Mark Andy’s Davis believes that the folding carton market is tough to break into without the requisite experience in it. “Normally, narrow web folding carton is used as a short-run alternative to traditional processes to keep wider and faster presses available for longer runs,” he explains. “Because of the specialized tooling and knowledge required to be efficient, penetrating this market from the traditional label market can be a challenge.”
Many traditional label presses are limited in terms of what boards they can run, Davis adds. Once a converter exceeds a 14-point board, the company must evaluate if it would be better served investing in a designated board press.
According to Omet’s Semenza, inline flexo presses are extremely efficient manufacturing production lines that offer multiple value-added options, which can greatly enhance profitability.
“The folding carton market has been a challenge for the last 20 years, and it’s still a possibility to move in,” says Semenza. “The only thing constant in today’s folding carton business is change itself. The biggest question for converters is not, “Should I add flexo as a capability?” but rather, “What am I doing to remain competitive?”
Even though the market can be difficult to penetrate, Xeikon’s Geens points to recent independent studies from InfoTrends and Smithers Pira to confirm the growing interesting in digitalal printing for folding cartons. With new digital technologies, more converters are inquiring about the possibilities. “Yes, it’s definitely a trend,” he says. “Drupa 2016 did a great job and lots of converters now see that they need to be prepared for the future. As a result, they are investigating the digital printing arena more and more and are exploring the technologies available.”
There are advantages that narrow web converters can provide to the folding carton market, says Esko’s Moore. Narrow web flexo and roll-fed digital printing are faster and easier than conventional sheetfed. “Imagine printing a two-sided blister card. Conventionally, a printer creates a step and repeat layout for a 40" sheet,” explains Moore. “They print the front of the box, let it dry overnight and print the back the next day. The pieces are left to dry overnight before they are sent to an auto platen to diecut the job. Just in printing and finishing alone, the job will take three days – a week, at least, if you include prepress and other tasks. The other problem is that each of these steps requires a 5% overrun. This means that you will need to start with at least 15% more sheets to produce the job.”
By utilizing a narrow web press, it is possible to print a 6-color job inline with a turn bar. The back of the piece can be simultaneously printed with 2-4 more colors. Then, the job is sent inline to a diecutter. A press can produce a few hundred feet of material in a minute. Even if printed one-up, this is much faster than a conventional press, says Moore. What started as a roll ends up, very quickly, as blister cards.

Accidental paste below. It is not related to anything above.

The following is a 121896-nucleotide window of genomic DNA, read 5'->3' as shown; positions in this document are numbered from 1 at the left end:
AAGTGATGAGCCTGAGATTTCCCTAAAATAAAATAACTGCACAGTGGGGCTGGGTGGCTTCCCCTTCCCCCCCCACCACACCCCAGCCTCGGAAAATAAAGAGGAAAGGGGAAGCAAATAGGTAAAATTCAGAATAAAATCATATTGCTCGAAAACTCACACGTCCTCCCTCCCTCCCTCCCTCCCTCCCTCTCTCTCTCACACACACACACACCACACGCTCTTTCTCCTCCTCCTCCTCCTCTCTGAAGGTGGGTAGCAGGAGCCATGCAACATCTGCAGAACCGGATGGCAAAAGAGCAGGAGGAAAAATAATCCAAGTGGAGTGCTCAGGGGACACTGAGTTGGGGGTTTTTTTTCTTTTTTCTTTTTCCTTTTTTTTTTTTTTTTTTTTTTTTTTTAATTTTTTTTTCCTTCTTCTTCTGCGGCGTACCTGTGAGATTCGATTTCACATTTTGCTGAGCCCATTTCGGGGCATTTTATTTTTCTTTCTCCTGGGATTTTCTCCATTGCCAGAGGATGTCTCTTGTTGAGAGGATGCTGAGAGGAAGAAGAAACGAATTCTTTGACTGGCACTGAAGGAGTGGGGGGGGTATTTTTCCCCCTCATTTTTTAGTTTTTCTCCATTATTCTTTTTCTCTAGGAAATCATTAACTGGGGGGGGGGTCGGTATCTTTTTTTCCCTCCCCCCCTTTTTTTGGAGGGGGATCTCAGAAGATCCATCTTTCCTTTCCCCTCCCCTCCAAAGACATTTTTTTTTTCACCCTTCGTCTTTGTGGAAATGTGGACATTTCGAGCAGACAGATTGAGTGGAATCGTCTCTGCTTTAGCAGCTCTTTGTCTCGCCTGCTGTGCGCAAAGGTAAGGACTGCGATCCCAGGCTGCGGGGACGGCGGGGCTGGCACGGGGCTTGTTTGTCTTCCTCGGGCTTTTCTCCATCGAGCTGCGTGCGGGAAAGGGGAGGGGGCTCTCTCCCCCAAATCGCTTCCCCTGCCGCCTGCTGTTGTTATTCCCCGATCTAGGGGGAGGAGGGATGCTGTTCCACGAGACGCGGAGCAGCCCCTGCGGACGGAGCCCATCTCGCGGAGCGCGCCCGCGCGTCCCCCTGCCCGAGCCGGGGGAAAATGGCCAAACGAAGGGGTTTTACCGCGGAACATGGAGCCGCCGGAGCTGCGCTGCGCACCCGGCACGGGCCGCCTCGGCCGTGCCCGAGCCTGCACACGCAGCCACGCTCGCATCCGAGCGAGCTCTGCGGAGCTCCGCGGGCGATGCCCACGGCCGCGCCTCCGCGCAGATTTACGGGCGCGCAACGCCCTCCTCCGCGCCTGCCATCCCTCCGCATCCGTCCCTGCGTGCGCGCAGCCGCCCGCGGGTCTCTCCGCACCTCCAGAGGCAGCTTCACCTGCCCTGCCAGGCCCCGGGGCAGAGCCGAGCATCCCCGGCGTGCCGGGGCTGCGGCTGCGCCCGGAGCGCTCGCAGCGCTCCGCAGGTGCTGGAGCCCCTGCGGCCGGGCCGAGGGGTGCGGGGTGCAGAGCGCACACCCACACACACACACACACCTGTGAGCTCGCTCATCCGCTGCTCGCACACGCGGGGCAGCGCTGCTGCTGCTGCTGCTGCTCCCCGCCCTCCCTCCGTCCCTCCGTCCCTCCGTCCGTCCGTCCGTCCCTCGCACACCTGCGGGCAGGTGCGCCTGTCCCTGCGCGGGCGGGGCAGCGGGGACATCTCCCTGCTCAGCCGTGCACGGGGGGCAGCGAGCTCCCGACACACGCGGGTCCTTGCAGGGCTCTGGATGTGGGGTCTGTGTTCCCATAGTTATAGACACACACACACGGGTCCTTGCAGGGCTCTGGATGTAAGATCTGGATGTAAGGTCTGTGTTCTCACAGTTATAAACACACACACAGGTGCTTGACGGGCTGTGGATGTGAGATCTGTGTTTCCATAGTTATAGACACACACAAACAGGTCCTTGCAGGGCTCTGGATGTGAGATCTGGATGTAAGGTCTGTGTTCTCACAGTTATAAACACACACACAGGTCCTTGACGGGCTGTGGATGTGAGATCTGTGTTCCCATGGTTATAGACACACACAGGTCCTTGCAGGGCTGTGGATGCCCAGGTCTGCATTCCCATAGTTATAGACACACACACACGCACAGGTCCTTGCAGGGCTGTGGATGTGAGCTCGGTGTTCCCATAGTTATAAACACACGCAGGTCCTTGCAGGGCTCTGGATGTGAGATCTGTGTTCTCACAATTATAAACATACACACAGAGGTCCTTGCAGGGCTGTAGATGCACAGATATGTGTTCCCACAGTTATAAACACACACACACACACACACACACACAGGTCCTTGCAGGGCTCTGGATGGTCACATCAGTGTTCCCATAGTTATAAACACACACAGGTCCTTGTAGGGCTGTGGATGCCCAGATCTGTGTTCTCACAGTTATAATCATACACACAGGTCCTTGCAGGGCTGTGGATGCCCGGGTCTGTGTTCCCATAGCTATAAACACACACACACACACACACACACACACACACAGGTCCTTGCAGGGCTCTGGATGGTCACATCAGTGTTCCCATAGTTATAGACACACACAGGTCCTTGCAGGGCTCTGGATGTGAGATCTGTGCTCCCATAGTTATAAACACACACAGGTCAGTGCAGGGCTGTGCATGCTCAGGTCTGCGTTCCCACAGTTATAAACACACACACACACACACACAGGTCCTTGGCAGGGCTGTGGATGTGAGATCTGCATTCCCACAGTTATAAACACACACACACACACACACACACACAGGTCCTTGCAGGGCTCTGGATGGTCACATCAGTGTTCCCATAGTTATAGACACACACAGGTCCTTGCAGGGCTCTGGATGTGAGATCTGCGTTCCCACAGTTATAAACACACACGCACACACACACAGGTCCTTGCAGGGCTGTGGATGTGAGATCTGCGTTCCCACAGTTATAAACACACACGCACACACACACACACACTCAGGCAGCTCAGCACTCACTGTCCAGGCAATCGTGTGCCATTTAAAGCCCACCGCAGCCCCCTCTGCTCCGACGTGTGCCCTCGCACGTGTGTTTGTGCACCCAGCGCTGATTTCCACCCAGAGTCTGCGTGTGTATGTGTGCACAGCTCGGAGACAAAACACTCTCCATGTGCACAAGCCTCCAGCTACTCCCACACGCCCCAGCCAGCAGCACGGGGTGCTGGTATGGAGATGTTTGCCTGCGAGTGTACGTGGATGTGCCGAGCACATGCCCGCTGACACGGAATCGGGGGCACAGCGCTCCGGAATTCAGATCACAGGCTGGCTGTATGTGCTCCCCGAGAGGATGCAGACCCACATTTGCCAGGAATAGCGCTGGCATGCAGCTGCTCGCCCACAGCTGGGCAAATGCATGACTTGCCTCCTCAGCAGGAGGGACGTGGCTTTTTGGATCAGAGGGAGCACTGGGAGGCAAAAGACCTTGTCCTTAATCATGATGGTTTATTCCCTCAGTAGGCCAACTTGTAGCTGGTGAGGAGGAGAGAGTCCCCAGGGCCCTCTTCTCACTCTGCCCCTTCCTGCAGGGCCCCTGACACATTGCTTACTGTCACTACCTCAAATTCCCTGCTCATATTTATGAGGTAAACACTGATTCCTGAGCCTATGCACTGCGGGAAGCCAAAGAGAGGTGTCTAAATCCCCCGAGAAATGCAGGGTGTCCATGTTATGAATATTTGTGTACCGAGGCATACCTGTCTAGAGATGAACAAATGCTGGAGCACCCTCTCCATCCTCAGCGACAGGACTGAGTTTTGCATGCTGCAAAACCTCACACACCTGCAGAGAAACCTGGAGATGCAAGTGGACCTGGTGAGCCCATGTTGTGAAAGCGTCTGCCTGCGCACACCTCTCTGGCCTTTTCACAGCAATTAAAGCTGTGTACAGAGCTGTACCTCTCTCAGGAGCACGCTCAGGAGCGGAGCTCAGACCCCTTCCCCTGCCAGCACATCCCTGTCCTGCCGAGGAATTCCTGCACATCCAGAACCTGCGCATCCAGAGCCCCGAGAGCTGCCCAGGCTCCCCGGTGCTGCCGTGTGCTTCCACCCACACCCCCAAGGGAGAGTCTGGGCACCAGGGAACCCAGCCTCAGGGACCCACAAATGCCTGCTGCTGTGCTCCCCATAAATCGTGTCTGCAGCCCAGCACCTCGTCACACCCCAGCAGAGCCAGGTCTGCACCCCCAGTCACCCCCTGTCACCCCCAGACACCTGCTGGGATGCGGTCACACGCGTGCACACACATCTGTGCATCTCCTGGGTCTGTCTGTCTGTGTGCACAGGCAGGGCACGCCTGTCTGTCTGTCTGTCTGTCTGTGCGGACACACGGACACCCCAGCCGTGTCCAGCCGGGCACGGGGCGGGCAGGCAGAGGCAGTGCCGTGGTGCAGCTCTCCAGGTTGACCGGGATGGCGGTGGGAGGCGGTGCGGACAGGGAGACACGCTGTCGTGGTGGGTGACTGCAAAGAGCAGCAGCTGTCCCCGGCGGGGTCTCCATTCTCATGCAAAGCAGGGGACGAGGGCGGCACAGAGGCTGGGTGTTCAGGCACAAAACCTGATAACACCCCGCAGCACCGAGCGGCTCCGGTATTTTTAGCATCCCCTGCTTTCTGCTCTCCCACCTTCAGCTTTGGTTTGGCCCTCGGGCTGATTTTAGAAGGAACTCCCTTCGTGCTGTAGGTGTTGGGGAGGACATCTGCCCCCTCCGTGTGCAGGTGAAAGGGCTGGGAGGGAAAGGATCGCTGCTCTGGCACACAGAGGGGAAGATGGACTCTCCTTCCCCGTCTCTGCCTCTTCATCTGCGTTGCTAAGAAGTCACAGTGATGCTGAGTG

“I have seen where large sheetfed converters have adopted and purchased narrow web digital and flexo presses,” says Moore. “Meanwhile, some narrow web companies have ventured into boutique boxes that they can print on their existing narrow web presses. This offers a lot of versatility, from inline narrow web cutting and creasing to presses with turn bars that can print both the front and back of a box simultaneously.”
Despite presenting certain challenges, Davis says that folding carton growth is definitely possible. “Given the prevalence of online shopping and the amount of goods being shipped, I would not be surprised if this market grew,” he adds.
Today’s presses are well equipped to handle folding cartons. For Omet, the Varyflex is a multi-purpose hybrid line that is suitable for versatile configurations. It can be tailored to the converter’s production requirements. The Varyflex enables the combination of different printing processes like flexo, rotogravure, silk-screen, offset, hot foil and cold foil.
“Omet was one of the pioneers of narrow web machine manufacturers to enter the folding carton market about 20 years ago,” says Semenza. “Its machinery takes advantage of the ‘one shot’ production cycle, and its assembly line operations are far more competitive, with just one operation required from the reel to the finished packaging.”
Mark Andy has produced a number of board presses with varying web widths. The Performance Series, Digital Series and Versamax product lines are all available in board configurations. These presses typically feature a modular die system, which allows heavy-duty die cassettes to be set up offline for embossing, debossing and diecutting.
Like any method of package printing, prepress plays a critical role in the finished product. Esko offers multiple products that can help converters with their folding carton requirements.
According to Esko’s Moore, ArtiosCAD – a structural design packaging software program – fits into all markets. Label printers are able to use the same production systems, like Esko Plato and Esko Automation Engine, for prepress and assembly design work. “These two prepress applications also offer the versatility to be able to send work to either a digital front end (frequently produced by Esko) on a digital press, or out to an Esko CDI for digital imaging of plates,” explains Moore.
Esko prepress and HD Flexo allow converters a great deal of flexibility, too. If a pilot design is printed on a digital press, the printer can be assured that jobs printed from HD Flexo plates will match. “So, if a pilot or test market job graduates to full distribution, a converter can be comfortable moving from digital to flexo,” adds Moore. “It should also be noted that many companies with digital presses use Kongsberg tables to cut and crease folded cartons.”
In prepress for folding cartons, many of the tasks are the same as printing labels. There is, however, the added element of structure, and some companies might even utilize 3D virtual proofing. “Regardless of the printing process, you have to keep the structural design at the forefront because it is going to be the same whether printed digitally, on an offset press, or a combination of the two,” says Moore.
Meanwhile, Xeikon offers several digital solutions for folding carton applications. The Xeikon 3050 and Xeikon 3050 with inline varnish offer a roll-to-roll solution for paper cups or a roll-to-sheet solution for folding cartons. “Our powerful front end allows people to either use their standard prepress workflow or utilize a WEB2Print module or integrated MIS system,” explains Xeikon’s Geens. “Afterwards the printing process sees the substrate unwound from the roll, printed, varnished inline with Xeikon’s web varnishing module and then cut to sheet and stacked in a high pile stacker.”